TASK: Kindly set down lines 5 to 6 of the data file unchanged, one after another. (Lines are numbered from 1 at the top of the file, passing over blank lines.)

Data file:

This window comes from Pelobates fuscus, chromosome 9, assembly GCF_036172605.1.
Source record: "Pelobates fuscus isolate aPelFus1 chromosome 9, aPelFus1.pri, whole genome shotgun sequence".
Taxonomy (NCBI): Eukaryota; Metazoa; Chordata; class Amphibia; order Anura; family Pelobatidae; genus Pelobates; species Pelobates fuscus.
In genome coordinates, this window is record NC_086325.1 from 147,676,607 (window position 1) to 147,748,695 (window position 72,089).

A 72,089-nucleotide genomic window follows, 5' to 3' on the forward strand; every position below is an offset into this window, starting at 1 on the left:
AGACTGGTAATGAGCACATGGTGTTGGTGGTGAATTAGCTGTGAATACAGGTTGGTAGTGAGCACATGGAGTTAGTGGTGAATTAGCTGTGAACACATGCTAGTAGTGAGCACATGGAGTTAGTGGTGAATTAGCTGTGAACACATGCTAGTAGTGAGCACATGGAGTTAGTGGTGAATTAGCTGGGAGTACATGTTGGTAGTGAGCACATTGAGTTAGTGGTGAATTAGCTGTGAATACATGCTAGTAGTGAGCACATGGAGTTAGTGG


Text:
A 72,089-nucleotide genomic window follows, 5' to 3' on the forward strand; every position below is an offset into this window, starting at 1 on the left:
AGACTGGTAATGAGCACATGGTGTTGGTGGTGAATTAGCTGTGAATACAGGTTGGTAGTGAGCACATGGAGTTAGTGGTGAATTAGCTGTGAACACATGCTAGTAGTGAGCACATGGAGTTAGTGGTGAATTAGCTGTGAACACATGCTAGTAGTGAGCACATGGAGTTAGTGGTGAATTAGCTGGGAGTACATGTTGGTAGTGAGCACATTGAGTTAGTGGTGAATTAGCTGTGAATACATGCTAGTAGTGAGCACATGGAGTTAGTGG